Cleveland, OH- Family and attorneys representing Tamir Rice spoke publicly on Monday about the delayed investigation of Tamir’s death.

Five months have passed since Tamir was shot and killed by Cleveland Police Officer Timothy Loehmann. The investigation is reportedly still ongoing, and no indication has been made by officials about when it will reach its end.

Meanwhile attorneys for Loehmann and his partner who was at the scene of Tamir’s death, Officer Frank Garmback, asked a federal judge late last month to halt a lawsuit that was filed against the officers and other city employees.

“Defendants are being pro-active in seeking to protect their Fifth Amendment rights and ability to defend this civil action vigorously in this Court, so that they can answer the complaint and testify at their civil deposition without fear that their answers may be used against them in a separate criminal proceeding, where the stakes are significantly higher and their liberty is directly at risk,” stated the motion.

Tamir’s family filed a motion on Monday objecting to the request, stating that the officers will be able to invoke their Fifth Amendment rights during deposition and trial.

The motion claims that delays in the lawsuit will harm their case and “The Sheriff’s investigation is apparently going to continue indefinitely has it has been five (5) months and there is no end in sight,” states the motion.

The motion goes on to outline several reasons to move forward with the lawsuit, including a claim that memories of eyewitnesses are likely to fade as more time passes and that those witnesses may eventually leave the area, “which poses the danger of prejudice both in terms of the loss of critical evidence and also in terms of added costs associated with securing that evidence.”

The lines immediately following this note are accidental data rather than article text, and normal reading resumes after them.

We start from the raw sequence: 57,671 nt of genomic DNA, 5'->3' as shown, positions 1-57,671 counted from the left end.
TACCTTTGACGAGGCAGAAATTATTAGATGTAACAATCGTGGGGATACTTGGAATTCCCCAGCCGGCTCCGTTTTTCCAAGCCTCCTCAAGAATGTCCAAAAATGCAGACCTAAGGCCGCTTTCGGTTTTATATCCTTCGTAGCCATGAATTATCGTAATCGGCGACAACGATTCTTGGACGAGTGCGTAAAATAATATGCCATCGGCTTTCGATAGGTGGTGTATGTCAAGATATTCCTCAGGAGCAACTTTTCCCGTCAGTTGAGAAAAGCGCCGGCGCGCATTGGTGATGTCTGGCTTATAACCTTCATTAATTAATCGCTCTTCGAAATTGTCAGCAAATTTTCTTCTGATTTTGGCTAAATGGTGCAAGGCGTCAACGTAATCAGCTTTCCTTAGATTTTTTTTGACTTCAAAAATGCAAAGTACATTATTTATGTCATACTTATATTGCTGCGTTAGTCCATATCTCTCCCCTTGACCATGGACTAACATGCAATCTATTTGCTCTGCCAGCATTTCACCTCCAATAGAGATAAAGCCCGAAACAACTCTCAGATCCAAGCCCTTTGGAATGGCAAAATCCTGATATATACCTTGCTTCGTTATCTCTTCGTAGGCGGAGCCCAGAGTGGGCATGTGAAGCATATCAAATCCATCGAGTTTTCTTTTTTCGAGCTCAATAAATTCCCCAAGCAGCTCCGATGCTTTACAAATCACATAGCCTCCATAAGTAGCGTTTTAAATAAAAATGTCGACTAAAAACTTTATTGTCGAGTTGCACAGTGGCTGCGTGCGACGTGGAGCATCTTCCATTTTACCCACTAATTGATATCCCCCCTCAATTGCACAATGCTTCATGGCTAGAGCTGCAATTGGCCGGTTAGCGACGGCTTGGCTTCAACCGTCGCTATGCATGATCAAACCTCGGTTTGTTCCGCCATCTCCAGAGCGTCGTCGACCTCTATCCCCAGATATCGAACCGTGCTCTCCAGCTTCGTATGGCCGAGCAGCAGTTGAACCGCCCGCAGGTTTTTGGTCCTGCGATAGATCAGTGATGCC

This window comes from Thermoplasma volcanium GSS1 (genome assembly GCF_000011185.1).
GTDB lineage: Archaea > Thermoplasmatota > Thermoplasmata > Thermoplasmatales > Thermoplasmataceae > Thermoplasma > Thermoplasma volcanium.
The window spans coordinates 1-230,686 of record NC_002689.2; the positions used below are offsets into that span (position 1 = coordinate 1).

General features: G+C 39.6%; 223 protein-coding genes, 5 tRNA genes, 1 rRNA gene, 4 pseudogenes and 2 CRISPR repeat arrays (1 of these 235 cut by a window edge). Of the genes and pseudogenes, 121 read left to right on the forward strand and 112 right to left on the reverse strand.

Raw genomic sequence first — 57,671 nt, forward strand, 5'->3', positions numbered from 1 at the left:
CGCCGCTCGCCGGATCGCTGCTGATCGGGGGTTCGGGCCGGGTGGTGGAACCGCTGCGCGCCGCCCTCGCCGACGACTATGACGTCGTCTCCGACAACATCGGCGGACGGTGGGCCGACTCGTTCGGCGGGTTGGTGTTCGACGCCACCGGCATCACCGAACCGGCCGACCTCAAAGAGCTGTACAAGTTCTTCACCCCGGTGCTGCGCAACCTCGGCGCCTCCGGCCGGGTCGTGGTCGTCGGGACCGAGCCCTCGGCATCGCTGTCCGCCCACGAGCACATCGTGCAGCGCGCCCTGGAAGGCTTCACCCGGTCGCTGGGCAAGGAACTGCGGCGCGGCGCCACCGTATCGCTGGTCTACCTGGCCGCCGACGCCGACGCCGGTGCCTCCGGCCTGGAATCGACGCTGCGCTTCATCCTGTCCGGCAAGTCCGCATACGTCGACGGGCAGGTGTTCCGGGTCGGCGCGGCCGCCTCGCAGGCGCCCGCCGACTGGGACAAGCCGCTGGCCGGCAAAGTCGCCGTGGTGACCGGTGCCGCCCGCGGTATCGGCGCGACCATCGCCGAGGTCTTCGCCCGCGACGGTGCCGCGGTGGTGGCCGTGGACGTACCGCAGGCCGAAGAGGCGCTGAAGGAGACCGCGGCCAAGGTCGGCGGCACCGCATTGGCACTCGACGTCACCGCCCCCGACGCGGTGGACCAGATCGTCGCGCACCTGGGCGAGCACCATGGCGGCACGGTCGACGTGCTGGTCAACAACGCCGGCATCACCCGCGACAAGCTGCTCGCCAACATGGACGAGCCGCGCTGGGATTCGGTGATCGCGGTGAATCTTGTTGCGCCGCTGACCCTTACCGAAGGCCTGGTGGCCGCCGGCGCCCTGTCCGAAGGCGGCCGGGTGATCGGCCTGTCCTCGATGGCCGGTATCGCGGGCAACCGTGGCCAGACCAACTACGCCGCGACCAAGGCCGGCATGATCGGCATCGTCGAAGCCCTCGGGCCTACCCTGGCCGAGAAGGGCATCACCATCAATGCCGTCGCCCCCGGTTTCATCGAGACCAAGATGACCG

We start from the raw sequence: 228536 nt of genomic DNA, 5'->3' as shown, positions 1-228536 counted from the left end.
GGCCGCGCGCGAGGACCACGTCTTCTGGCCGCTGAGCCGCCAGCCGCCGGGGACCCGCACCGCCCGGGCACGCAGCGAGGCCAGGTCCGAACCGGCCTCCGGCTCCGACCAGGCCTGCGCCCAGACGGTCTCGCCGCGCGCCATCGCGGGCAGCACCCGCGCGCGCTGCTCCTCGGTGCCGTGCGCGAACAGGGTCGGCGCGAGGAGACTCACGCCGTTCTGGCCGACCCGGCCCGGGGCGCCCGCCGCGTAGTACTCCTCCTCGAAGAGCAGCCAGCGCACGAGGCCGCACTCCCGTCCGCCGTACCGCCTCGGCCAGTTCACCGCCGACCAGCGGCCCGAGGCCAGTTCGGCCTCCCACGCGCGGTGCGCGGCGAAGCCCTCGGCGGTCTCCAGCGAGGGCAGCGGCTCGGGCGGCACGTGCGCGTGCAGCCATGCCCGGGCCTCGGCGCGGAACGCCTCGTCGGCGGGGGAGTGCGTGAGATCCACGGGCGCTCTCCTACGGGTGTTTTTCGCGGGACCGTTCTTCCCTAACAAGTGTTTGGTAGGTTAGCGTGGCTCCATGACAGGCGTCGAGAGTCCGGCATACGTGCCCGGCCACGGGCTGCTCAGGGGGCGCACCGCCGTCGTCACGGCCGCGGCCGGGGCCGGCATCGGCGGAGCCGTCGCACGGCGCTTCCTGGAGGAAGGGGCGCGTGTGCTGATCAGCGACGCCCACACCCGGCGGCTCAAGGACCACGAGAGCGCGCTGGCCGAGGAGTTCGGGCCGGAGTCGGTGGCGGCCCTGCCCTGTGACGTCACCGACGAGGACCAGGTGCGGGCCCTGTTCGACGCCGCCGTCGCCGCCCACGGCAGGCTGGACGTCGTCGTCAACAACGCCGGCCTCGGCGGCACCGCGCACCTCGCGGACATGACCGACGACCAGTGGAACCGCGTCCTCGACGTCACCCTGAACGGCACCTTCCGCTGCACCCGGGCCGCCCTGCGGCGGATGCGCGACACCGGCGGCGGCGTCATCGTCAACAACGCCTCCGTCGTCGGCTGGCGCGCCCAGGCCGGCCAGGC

The motion notes that the family has not yet buried Tamir. “Tamir Rice has yet to be laid to final rest. Plaintiffs are incurring expense daily and are unsure if they can finally rest Tamir Rice due to the pending investigation. A stay would exacerbate this expense and emotional distress,” states the motion.

The family is requesting a hearing in front of Chief U.S. District Judge Solomon Oliver Jr. Samaria has since moved into a homeless shelter “because she could no longer live next door to the killing field of her son,” according to the motion.

Full video of the family’s press conference on Monday can be seen here.

For more information about the shooting of Tamir Rice, click here.

Lawsuit Response: City Claims Tamir Rice’s Death Was Caused By His Own Actions

Cleveland, OH- The city of Cleveland, in response to the 71-page lawsuit filed by the family of Tamir Rice on January 30th, has claimed that the death of Tamir Rice and the subsequent injuries suffered by his family were “directly and proximately caused by the acts of Plaintiffs’ decedent.” Among the city’s 20 defenses in its answer to the family’s civil complaint was the assertion that the 12-year-old’s death was “caused by the failure of Plaintiffs’ decedent to exercise due care to avoid injury.”

In Cleveland’s answer to the complaint, it was noted that the city was unable to respond in full due to the ongoing police investigation into the incident. The investigation is currently being conducted by the Cuyahoga County sheriff’s office, and it’s unknown when that investigation will be completed.